Per-Gunnar Martinsson was awarded the 2017 Germund Dahlquist Prize by the Society for Industrial and Applied Mathematics on September 11, at the 2017 International Conference on Scientific Computation and Differential Equations (SciCADE 2017) held at University of Bath, UK. The Germund Dahlquist Prize is awarded for original contributions to fields associated with Germund Dahlquist, especially the numerical solution of differential equations and numerical methods for scientific computing.
The prize honors Martinsson for fundamental contributions to numerical analysis and scientific computing that are making a significant impact in data science applications. Specific contributions include his development of linear time algorithms for dense matrix operations related to multidimensional elliptic PDEs and integral equations; and he has made deep and innovative contributions to the development of probabilistic algorithms for the rapid solution of certain classes of large-scale linear algebra problems.
Martinsson is currently Professor of Mathematics at the University of Oxford. He is a graduate of Chalmers University, Sweden, and received his Ph.D. in 2002 in Computational and Applied Mathematics at the Institute for Computational Engineering and Sciences (ICES) at the University of Texas at Austin. Hear more from Martinsson in this Q & A:
Q: Why are you excited to be winning the prize?
A: The pioneering work of Germund Dahlquist has been an inspiration to me for a long time. He played a key role in establishing numerical analysis as an area of particular research excellence in Sweden, and I was very fortunate to have the opportunity to start my studies in applied mathematics in that environment.
I am very enthusiastic about the new methods that my collaborators and I have developed over the last several years. Besides providing new tools for computational scientists, I hope that these results have opened up possibilities for new exciting research at the interfaces between mathematics, numerics, and applications. If this award helps to draw attention to randomized methods and fast direct solvers, then that would be very exciting.
Q: What does your research mean to the public?
A: The speed of any computational task depends in part on how fast the hardware is and in part on how effective our algorithms are. Getting faster algorithms for solving common linear algebraic tasks means in practice that we can now perform much more accurate computational simulations of physical phenomena since we can include more details and work with more realistic models. The computational tasks we've been focusing on are also core building blocks in machine learning and data mining, so this has led to better search algorithms, smarter smartphones, faster algorithms for genomics, etc.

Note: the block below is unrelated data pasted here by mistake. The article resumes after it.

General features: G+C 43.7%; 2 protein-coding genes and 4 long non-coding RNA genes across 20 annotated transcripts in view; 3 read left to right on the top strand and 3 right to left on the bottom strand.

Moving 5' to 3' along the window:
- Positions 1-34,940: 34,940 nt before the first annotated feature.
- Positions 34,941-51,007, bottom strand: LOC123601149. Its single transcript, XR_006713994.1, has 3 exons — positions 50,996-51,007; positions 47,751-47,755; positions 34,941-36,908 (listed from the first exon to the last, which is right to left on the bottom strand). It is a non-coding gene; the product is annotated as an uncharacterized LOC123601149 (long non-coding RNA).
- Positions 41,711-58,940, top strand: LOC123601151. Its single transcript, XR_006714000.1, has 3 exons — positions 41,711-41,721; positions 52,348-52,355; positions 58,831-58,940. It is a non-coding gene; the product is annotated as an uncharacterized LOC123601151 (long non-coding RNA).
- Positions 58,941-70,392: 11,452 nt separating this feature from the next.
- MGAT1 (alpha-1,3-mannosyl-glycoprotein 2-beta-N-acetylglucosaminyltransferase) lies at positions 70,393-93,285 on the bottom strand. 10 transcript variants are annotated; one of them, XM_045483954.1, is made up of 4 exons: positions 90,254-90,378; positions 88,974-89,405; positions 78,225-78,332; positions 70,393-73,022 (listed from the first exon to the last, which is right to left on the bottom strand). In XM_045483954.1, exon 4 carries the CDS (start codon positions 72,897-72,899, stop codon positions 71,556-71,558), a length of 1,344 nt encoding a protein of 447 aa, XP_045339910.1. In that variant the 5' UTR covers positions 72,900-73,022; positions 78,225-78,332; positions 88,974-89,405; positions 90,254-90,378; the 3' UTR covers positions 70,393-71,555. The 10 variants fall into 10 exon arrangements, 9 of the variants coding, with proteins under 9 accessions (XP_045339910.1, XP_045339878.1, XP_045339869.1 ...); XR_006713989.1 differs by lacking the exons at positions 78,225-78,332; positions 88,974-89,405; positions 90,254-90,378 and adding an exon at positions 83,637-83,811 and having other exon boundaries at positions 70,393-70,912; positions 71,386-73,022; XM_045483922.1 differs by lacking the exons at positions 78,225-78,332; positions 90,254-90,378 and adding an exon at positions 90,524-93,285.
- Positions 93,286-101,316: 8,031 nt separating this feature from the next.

Q: Could you tell us a bit about the research that won you the prize?
A: One project I've worked on for several years now has been to develop randomized methods for ubiquitous computations in linear algebra, with a particular emphasis on algorithms that work well for very large datasets. This started with a well-established observation (dating back to work by Johnson and Lindenstrauss and others) that randomized projections provide fantastic tools for getting a handle on problems in high dimensional spaces. The challenge here is that the randomized projection itself results in substantial distortions, and so you need to do a bit of additional work to obtain algorithms that with near certainty provide a highly accurate answer. In the end, the algorithms we've developed turn out to be very easy to use and have proven highly effective for tasks such as factorizing matrices or solving linear systems. Curiously, although the original goal was to design methods suited for gigantic matrices, we found that large accelerations can be obtained for everyday computations involving matrices of almost every size. Let me mention that this work started as a collaboration with Vladimir Rokhlin and Mark Tygert, and that later key results came out of a collaboration with Joel Tropp.
The other area of research that was cited has been the development of solvers for linear elliptic PDEs, which model phenomena such as acoustic and electro-magnetic scattering, deformations of solid bodies, gravitation, and many others. The standard paradigm in high-performance computing has been to solve such equations using iterative solvers which construct a sequence of successively more accurate approximate solutions. My objective has been to develop algorithms that directly build an approximate solution without the need for iterations. Mathematically, these methods can be viewed as generalizations of the Fast Multipole Method (FMM) by Rokhlin and Greengard. The FMM provided us with a tremendously powerful direct solver in situations where the exact solution operator can be written down explicitly in the form of a convolution integral. Our work has led to analogous solvers that work for a more general class of problems involving, e.g., complex geometries and variable coefficient differential equations.